"Decreasing manager visibility has been a trend in organizations for some time," Hartfelder said. "The role of the manager has been evolving to include larger spans of control with more direct reports and more varied work on their teams."

This can leave managers somewhat removed and not always in tune with the everyday work of their team members, he said. A sudden move to remote work has intensified the challenge.

Managers may feel inclined to micromanage and overmonitor work activities.

"Managers may be reluctant to give up the level of visibility into and control over employees' activities they were used to having in the office," Hartfelder said. "Before embracing employee monitoring technologies to bridge that gap, HR leaders should consider whether the benefits are worth the risks of causing employees stress, damaging employee-manager relationships, and enabling a culture of mistrust and suspicion in the digital workplace."

4. Understand performance may suffer

Losing employee visibility is only one of many changes in the shift to remote performance management.

Employees know that things are different now, and they will expect HR to make the changes necessary that acknowledge that shift, Forrest said.

Many employees have struggled with the switch from working in the office to working from their homes.

"Transplanting a traditional team to a remote environment is not as simple as drag and drop," said Matthew Dailly, managing director at Tiger Financial, a U.K.-based property finance broker.

The biggest mistake [an HR leader] can make is failing to adjust HR's performance management strategy to accommodate changing workforce dynamics.
Conner ForrestSenior research analyst, 451 Research

If employees were primarily in-office employees before the pandemic, HR's performance management strategy needs to address any new performance roadblocks, Forrest said.

"The biggest mistake [an HR leader] can make is failing to adjust HR's performance management strategy to accommodate changing workforce dynamics," he said.

5. Allow for flexibility

HR teams need to understand employees face different challenges when working remotely. Diversions and work disruptions are of a different nature at home than they are at the organization's office. These disruptions may make it difficult for workers to keep to a traditional work schedule.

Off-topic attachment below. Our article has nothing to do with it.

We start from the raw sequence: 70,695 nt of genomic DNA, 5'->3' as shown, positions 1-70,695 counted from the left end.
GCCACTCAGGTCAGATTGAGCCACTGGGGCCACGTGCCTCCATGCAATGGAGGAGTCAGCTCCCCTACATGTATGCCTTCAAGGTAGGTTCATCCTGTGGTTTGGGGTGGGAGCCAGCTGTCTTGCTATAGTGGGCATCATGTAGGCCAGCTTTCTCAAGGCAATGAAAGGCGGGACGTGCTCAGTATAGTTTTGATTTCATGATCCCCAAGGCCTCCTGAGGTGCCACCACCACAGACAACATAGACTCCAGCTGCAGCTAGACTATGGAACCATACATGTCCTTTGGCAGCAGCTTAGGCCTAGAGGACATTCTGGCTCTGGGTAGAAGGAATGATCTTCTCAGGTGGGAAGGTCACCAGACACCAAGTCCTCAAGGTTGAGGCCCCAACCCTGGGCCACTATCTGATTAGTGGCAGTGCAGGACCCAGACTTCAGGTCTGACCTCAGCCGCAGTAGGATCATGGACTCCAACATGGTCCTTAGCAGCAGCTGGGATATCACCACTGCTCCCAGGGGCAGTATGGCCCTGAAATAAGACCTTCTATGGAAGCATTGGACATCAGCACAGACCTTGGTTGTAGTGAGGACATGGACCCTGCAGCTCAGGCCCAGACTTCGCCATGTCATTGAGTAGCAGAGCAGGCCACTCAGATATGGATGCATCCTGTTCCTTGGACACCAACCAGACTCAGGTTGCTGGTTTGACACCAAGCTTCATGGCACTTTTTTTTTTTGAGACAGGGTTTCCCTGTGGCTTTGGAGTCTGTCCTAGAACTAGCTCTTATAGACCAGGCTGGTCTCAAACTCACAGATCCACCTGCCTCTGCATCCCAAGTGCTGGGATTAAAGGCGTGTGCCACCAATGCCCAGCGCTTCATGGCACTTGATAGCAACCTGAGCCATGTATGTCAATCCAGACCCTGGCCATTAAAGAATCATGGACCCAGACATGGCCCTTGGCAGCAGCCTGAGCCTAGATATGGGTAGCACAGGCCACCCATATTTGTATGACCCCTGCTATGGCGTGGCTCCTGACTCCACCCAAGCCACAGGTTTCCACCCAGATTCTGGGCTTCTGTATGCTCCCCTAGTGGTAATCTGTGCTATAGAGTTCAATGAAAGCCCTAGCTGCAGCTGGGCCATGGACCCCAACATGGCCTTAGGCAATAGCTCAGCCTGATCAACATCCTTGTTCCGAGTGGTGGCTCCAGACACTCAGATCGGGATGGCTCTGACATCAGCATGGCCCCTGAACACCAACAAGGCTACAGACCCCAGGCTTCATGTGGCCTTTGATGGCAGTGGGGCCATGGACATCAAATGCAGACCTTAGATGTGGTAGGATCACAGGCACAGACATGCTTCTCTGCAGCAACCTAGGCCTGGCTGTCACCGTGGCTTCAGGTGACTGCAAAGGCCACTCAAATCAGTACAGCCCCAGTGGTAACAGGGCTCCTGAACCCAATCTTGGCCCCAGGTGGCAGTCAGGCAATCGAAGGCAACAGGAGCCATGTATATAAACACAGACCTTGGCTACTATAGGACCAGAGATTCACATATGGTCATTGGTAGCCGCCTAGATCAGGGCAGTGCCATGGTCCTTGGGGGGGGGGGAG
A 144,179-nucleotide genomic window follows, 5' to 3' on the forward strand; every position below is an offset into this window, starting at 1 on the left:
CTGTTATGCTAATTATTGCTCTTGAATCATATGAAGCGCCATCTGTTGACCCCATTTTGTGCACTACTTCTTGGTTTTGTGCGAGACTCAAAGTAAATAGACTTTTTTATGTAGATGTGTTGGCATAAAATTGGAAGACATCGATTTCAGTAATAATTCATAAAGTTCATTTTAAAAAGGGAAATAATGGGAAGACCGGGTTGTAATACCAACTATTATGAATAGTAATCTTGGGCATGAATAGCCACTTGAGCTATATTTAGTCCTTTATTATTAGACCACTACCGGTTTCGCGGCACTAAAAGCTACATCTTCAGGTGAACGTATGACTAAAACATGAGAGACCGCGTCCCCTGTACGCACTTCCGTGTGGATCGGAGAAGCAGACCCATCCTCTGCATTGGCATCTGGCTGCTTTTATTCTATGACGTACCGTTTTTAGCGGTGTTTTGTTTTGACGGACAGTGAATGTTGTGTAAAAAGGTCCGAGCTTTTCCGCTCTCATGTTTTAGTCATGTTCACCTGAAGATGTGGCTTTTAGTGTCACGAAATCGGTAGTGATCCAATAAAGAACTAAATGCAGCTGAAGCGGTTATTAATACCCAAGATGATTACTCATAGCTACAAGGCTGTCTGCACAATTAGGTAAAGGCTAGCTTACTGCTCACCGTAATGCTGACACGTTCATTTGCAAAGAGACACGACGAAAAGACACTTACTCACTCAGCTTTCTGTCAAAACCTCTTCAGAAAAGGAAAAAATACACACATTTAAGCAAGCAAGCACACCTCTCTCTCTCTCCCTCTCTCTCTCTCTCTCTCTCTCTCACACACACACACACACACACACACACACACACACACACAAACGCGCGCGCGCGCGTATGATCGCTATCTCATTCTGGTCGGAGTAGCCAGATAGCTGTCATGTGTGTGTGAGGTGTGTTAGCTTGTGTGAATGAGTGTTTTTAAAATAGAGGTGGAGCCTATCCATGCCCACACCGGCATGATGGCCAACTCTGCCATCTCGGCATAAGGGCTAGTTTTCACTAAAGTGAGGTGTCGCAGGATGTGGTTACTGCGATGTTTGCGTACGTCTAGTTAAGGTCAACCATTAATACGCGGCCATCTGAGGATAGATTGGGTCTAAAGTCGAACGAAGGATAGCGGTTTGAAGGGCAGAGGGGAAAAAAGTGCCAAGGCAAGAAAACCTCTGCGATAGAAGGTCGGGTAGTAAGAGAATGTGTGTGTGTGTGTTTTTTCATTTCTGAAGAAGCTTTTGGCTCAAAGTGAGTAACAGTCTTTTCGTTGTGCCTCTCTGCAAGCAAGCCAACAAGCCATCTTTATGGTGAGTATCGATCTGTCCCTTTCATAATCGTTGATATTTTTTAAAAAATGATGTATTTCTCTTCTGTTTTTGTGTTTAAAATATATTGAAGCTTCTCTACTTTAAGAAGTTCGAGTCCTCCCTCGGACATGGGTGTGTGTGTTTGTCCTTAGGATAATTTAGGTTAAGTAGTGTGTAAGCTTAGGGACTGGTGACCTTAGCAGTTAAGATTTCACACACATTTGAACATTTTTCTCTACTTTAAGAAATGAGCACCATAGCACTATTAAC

Some new problems workers have faced during the pandemic include sudden, around-the-clock childcare, home-schooling demands, health concerns and increased anxiety, which may have affected productivity.

Rigid schedule demands can be a serious performance damper. By allowing remote workers to choose their work hours to fit the ebb and flow of their home lives, performance and morale may improve.

"Give people the flexibility to get their work done when they can," said Dr. Kevin Rockmann, professor of management at George Mason University's School of Business in Fairfax, Va.

Another option is asking teams to be available during a few core hours to allow for meetings and easy communication but allowing for flexibility for the remaining hours.

6. Schedule fewer meetings

Too many meetings can stress out remote workers and lead to early burnout. HR teams should encourage managers to put fewer meetings on their employees' calendars.

"Meetings are for decisions, not updates," Dr. Rockmann said. "[Managers should] include only those employees in a conference call that are absolutely critical."

Too many managers think that their job is scheduling meetings when, in reality, their job is getting their employees to produce at the highest level possible while taking care of them at the same time, he said.